As part of a month long build up to International Women’s Day Celebrations on the 8th of March, the YCL will be publishing daily articles highlighting the exemplary role played by women in the international communist & working class movement.
Today we pay tribute to martyred Yugoslav Partisan and antifascist fighter Lepa Radić.
YCLers are encouraged to host, support and participate in celebrations locally to bring the message of International Women’s Day into Our workplaces, colleges and schools, and communities.
Lepa Radić (1925 – 1943) was born in what was then Yugoslavia to a Communist Bosnian Serb family.
Radić was hardworking and studious during her time in school. Radić’s uncle was a labour movement militant. She was 15 when the Nazis invaded Yugoslavia in April 1941 in order to secure the Balkans in preparation for the invasion of the Soviet Union. Radić joined the YCL’s sister League of Communist Youth of Yugoslavia (SKOJ) and became a member of the Communist Party of Yugoslavia at the age of 15.
The first detachments of what was to become the National Liberation Army of Yugoslavia sprang into action as the Nazis proceeded with their ill-fated invasion of the USSR in June 1941. As across the rest of occupied Europe, Communists were at the fore of organising and leading antifascist resistance.
The Yugoslav Partisans were spectacularly successful, liberating vast swathes of occupied Yugoslavia, tying down German divisions and inflicting substantial casualties. These successes were hard-fought against a Nazi invader using the cruellest of tactics, who refused to apply the accepted laws of war to partisans. Leader of the Yugoslav Partisans, Josip Broz Tito would later be President of Yugoslavia.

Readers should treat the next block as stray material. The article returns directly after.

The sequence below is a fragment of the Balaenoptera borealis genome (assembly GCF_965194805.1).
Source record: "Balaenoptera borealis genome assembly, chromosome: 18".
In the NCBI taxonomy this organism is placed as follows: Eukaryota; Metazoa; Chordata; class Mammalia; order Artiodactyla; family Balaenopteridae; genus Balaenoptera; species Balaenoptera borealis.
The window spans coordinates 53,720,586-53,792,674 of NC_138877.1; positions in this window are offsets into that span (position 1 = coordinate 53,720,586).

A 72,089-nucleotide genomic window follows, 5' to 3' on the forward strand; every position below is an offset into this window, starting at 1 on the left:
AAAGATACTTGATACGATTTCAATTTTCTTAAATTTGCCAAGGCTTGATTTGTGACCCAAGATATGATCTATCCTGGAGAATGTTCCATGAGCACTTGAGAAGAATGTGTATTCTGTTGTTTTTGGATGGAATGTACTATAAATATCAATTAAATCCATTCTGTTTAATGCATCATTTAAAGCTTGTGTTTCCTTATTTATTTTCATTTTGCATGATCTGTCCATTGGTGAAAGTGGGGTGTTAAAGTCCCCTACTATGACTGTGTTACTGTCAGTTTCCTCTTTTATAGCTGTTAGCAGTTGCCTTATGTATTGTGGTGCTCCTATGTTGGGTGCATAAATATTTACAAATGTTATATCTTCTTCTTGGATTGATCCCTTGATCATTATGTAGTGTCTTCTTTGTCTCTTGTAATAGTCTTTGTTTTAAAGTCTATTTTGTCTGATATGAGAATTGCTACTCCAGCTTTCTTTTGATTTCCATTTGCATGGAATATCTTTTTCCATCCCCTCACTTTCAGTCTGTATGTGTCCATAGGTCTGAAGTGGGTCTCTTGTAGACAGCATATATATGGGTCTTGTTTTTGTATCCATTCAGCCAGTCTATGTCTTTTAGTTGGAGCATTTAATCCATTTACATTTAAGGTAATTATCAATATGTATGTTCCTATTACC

Radić’s father and uncle’s joined the Partisans and her entire family were later arrested by fascist collaborators in November 1941. Following her escape from captivity on 23 December 1941 she made the decision to join the Partisans herself.
Radić fought during the Axis ‘Case White’ offensive in 1943 intended to eliminate Partisan groupings in Yugoslavia. She served transporting wounded from the frontline during the fierce battle of Neretva. She was captured by SS troops while attempting to evacuate women and children. She held off Axis troops until she ran out of ammunition.
Lepa Radić was brutally tortured by Nazi interrogators who hoped to extract information on Partisan troops and the location of Communist Party cadres. She resolutely refused to betray her comrades even when condemned to death.
The Germans brought her to public gallows and offered Radić a final chance to give the names of her comrades in exchange for her life. She responded:
“Long live the Communist Party, and partisans! Fight, people, for your freedom! Do not surrender to the evildoers! I will be killed, but there are those who will avenge me! I am not a traitor of my people. Those whom you are asking about will reveal themselves when they have succeeded in wiping out all you evildoers, to the last man.”
Lepa Radić was 17 years old when she was executed by fascist invaders. She was awarded the Order of the People’s Hero by the Yugoslav government in 1951.
She will never grow old. Hers was the ultimate sacrifice made in the name of peace and freedom. She lives on as an eternal inspiration to the Communist youth of the world.